Beyond Chainmail Bikinis: Objecting to Objectification is Not the Same Thing As Objecting to Indecency

Chainmail bikinis?
For seriouscat feminists
Critique goes deeper.

Chainmail bikinis serve as metonymy for all objectification of women in fantasy and gaming. Or, broader, for the problem of unrealistically scantily clad female figures.

Objecting to women scantily dressed for no reason (other than to satisfy the male gaze, of course) leads to accusations that one is a prude. For this reason many women include a reflexive apology in their criticism, or seeing themselves as sex-positive (or wishing to be seen as sex positive) don’t make the criticism because they don’t want to be uptight. The accusation that objecting to objectification is prudery comes from either ignorance or bad faith. Ignorance, we can fix. Fixing bad faith is beyond my powers.

Here is the difference. Arguments against scantily clad women which arise out of the indecency premise are about the men. They leave the male gaze unquestioned and focus on the corrupting effects of viewing women’s bodies on the male viewer. They maintain the assumption that women are corrupt and corrupting. The worry of the indecency argument is always about how the scantily clad ladies will harm the men. Women, if considered at all by the argument, are only judged against the ideals of womanhood and always found wanting. Women are always found wanting. Virgin or whore, you can’t win.

Arguments against scantily clad women in unrealistic scenarios which proceed from the anti-objectification premise are on the other hand about women. I feel almost crazy pointing this out, but the female characters in video games, in fantasy art, in comics, aren’t real. Those are not the women I’m talking about when I say the anti-objectification argument is about women. I am talking about the women playing the games, looking a the art, reading the comics.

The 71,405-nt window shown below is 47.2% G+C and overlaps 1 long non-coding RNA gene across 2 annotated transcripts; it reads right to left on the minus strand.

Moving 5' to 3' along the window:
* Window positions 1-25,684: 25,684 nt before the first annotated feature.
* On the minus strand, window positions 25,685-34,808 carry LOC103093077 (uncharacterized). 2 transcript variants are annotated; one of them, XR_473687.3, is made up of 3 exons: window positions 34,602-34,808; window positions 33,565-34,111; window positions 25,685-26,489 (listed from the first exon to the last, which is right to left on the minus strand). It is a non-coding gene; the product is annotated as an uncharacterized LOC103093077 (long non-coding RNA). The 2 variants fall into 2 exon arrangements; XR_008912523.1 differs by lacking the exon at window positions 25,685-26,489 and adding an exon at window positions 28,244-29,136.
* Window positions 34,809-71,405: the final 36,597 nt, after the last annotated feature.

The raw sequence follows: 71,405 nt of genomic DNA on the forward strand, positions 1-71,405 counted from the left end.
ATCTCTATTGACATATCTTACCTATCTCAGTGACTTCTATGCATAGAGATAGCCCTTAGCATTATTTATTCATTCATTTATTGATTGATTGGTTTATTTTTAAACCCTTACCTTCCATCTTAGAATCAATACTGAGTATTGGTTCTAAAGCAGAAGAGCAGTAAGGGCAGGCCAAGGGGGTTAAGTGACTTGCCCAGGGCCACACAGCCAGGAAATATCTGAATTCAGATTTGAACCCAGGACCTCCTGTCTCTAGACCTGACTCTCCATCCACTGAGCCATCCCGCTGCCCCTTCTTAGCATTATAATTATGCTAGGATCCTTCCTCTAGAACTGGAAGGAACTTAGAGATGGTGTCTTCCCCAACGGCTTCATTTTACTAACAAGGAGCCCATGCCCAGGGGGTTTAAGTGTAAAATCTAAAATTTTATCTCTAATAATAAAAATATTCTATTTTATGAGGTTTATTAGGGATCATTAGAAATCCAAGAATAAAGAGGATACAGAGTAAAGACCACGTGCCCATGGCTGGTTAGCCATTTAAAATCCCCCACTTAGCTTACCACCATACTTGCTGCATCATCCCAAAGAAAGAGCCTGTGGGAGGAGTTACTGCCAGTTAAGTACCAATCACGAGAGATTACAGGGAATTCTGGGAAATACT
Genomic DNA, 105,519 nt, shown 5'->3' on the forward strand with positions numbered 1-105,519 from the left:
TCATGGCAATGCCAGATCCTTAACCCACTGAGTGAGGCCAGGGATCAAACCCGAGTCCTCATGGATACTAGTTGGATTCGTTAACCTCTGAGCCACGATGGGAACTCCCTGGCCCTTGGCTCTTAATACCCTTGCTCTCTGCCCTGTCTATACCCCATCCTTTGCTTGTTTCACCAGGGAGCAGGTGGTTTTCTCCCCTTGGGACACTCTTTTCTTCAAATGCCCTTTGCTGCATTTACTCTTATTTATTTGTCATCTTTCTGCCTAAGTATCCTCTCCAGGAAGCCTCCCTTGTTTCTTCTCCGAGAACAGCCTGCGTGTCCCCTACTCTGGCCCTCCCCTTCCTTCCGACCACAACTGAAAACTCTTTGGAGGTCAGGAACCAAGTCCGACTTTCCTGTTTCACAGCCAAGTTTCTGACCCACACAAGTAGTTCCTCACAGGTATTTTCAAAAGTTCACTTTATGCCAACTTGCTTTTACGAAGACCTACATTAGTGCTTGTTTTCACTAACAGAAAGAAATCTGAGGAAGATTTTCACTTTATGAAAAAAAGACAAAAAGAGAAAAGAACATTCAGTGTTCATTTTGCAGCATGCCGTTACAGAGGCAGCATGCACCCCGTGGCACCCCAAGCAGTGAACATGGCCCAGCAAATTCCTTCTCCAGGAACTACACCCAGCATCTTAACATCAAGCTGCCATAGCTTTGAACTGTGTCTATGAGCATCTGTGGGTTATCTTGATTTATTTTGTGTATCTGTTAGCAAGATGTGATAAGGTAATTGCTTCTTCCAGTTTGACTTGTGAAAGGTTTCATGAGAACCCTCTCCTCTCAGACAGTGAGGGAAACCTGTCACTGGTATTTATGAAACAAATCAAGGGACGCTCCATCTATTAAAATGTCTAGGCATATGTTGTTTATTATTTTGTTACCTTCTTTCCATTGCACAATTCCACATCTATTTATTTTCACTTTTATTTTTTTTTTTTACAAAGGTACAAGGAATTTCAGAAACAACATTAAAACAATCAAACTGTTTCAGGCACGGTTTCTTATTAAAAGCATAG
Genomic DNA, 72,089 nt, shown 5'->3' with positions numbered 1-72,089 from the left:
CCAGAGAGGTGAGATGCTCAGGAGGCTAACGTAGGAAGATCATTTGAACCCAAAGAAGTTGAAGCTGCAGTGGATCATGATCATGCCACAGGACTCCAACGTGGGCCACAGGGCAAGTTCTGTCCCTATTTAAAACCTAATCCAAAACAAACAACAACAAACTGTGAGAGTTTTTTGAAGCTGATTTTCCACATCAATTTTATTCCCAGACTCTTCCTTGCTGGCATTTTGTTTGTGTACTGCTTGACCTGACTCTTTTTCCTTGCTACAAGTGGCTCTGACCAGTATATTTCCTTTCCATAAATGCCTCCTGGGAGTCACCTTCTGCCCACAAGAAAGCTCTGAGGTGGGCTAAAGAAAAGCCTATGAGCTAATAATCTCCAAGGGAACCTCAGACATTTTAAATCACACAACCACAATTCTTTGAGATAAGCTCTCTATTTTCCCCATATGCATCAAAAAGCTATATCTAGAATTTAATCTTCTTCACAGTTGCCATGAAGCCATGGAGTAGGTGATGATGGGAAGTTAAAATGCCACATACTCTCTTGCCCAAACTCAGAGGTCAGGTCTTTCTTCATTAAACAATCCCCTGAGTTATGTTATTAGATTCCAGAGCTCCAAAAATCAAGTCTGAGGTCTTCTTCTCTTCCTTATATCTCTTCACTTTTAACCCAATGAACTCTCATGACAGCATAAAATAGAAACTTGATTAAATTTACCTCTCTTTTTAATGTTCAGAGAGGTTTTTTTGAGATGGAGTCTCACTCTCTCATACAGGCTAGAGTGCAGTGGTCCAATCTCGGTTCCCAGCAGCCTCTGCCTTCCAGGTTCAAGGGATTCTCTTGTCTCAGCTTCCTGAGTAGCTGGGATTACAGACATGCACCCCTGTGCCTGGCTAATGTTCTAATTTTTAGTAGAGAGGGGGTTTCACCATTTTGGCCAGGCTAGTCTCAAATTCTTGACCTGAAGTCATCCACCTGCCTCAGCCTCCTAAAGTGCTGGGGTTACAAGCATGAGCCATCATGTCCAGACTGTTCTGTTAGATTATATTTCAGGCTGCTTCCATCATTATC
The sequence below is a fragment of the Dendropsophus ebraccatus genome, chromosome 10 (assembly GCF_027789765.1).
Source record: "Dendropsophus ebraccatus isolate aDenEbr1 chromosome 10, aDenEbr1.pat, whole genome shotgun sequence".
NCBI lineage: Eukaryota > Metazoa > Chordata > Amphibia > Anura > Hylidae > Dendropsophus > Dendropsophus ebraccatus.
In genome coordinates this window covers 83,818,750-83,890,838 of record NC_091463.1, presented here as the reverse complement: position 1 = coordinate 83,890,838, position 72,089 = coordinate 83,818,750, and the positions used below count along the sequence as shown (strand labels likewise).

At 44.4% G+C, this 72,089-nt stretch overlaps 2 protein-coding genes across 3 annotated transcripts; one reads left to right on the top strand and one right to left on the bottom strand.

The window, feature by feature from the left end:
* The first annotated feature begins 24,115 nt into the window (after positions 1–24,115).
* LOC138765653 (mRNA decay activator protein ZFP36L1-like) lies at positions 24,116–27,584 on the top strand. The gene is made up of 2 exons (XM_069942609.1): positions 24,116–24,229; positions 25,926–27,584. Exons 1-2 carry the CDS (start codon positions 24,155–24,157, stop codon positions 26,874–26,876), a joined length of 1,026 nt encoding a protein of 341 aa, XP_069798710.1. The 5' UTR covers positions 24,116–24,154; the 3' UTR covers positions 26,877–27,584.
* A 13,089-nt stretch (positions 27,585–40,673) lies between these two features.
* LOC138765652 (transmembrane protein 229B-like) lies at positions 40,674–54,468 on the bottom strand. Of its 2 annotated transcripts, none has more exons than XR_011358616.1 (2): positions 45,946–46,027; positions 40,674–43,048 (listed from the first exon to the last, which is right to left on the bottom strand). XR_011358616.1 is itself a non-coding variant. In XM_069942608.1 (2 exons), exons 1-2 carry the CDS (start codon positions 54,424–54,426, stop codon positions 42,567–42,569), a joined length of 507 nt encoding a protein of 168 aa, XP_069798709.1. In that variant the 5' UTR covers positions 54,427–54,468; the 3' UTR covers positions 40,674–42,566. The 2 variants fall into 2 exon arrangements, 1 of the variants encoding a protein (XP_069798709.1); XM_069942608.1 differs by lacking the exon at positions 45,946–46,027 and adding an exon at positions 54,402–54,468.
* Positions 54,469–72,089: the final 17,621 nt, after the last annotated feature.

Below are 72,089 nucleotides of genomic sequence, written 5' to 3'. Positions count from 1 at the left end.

When we, women, consume media with female characters designed for the delectation and titillation of male viewers, we know that we are not the intended audience. There may be no man in the picture when you stare at Lara Croft’s bum, but there is a man implied by the way she is presented. There is an audience already implied in the way the image is made, and that audience is not us. These images of women clearly designed for the male gaze alienate women from our own experience of playing games, looking at art, watching movies.

If we want to enjoy them, the easiest course of action is to identify with the implied male viewer and try to see through male eyes. There’s no harm in imagining oneself other than what one is now and again, but to be forced into the state continuously is a burden.

Further, by designing media with female figures dressed for the delectation of the implied heterosexual male audience, the creators train men in a certain way of looking at women. That problem goes way beyond video games and fantasy art. It’s part of the dominant paradigm ruling our world. Everywhere you look there are images of women designed to appease the male gaze, metaphorical and literal training manuals teaching men how to objectify women.

Real women consuming media know that this is how men look at us. And now, even here, in the imaginary world where we wish to escape for a moment from the constant consciousness of the male gaze turning us from human beings to objects that exist only for the pleasure (and at the pleasure) of another, the form of the world reminds us that even here, we exist only for men’s pleasure.

And that is why constantly sexualized images of female character models are objectionable, not because they are indecent.